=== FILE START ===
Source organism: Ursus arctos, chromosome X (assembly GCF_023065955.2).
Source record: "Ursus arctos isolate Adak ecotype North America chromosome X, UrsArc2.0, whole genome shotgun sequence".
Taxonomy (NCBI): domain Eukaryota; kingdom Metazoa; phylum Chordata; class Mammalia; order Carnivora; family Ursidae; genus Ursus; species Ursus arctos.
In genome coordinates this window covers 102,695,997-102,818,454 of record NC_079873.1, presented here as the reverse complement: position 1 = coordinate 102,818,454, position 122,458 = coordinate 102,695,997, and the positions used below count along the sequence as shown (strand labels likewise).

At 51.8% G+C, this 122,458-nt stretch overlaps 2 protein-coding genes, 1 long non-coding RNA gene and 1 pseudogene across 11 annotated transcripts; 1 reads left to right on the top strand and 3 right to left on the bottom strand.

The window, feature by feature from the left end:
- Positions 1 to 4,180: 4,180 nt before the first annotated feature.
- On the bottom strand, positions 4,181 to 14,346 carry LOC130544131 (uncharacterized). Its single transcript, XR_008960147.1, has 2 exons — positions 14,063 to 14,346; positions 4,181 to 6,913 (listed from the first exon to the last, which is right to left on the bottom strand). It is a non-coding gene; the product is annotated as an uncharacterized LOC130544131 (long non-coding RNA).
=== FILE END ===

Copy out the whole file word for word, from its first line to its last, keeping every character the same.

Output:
Source organism: Ursus arctos, chromosome X (assembly GCF_023065955.2).
Source record: "Ursus arctos isolate Adak ecotype North America chromosome X, UrsArc2.0, whole genome shotgun sequence".
Taxonomy (NCBI): domain Eukaryota; kingdom Metazoa; phylum Chordata; class Mammalia; order Carnivora; family Ursidae; genus Ursus; species Ursus arctos.
In genome coordinates this window covers 102,695,997-102,818,454 of record NC_079873.1, presented here as the reverse complement: position 1 = coordinate 102,818,454, position 122,458 = coordinate 102,695,997, and the positions used below count along the sequence as shown (strand labels likewise).

At 51.8% G+C, this 122,458-nt stretch overlaps 2 protein-coding genes, 1 long non-coding RNA gene and 1 pseudogene across 11 annotated transcripts; 1 reads left to right on the top strand and 3 right to left on the bottom strand.

The window, feature by feature from the left end:
- Positions 1 to 4,180: 4,180 nt before the first annotated feature.
- On the bottom strand, positions 4,181 to 14,346 carry LOC130544131 (uncharacterized). Its single transcript, XR_008960147.1, has 2 exons — positions 14,063 to 14,346; positions 4,181 to 6,913 (listed from the first exon to the last, which is right to left on the bottom strand). It is a non-coding gene; the product is annotated as an uncharacterized LOC130544131 (long non-coding RNA).